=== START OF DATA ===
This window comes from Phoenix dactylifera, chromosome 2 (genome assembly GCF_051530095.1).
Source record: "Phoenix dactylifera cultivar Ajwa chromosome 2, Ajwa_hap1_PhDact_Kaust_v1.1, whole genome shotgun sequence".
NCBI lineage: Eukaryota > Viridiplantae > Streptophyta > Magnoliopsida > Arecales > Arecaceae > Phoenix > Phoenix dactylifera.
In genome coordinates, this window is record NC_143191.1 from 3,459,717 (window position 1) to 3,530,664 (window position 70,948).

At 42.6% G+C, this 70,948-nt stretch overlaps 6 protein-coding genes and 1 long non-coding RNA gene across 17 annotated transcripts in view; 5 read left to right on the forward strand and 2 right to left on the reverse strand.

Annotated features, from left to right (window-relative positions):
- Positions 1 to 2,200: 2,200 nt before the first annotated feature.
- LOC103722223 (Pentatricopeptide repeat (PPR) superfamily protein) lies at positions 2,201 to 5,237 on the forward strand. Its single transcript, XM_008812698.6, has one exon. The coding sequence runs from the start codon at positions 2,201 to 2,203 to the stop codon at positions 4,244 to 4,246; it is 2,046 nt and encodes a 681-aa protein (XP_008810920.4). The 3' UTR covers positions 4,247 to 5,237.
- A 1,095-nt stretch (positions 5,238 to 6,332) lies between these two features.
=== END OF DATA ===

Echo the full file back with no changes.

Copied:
This window comes from Phoenix dactylifera, chromosome 2 (genome assembly GCF_051530095.1).
Source record: "Phoenix dactylifera cultivar Ajwa chromosome 2, Ajwa_hap1_PhDact_Kaust_v1.1, whole genome shotgun sequence".
NCBI lineage: Eukaryota > Viridiplantae > Streptophyta > Magnoliopsida > Arecales > Arecaceae > Phoenix > Phoenix dactylifera.
In genome coordinates, this window is record NC_143191.1 from 3,459,717 (window position 1) to 3,530,664 (window position 70,948).

At 42.6% G+C, this 70,948-nt stretch overlaps 6 protein-coding genes and 1 long non-coding RNA gene across 17 annotated transcripts in view; 5 read left to right on the forward strand and 2 right to left on the reverse strand.

Annotated features, from left to right (window-relative positions):
- Positions 1 to 2,200: 2,200 nt before the first annotated feature.
- LOC103722223 (Pentatricopeptide repeat (PPR) superfamily protein) lies at positions 2,201 to 5,237 on the forward strand. Its single transcript, XM_008812698.6, has one exon. The coding sequence runs from the start codon at positions 2,201 to 2,203 to the stop codon at positions 4,244 to 4,246; it is 2,046 nt and encodes a 681-aa protein (XP_008810920.4). The 3' UTR covers positions 4,247 to 5,237.
- A 1,095-nt stretch (positions 5,238 to 6,332) lies between these two features.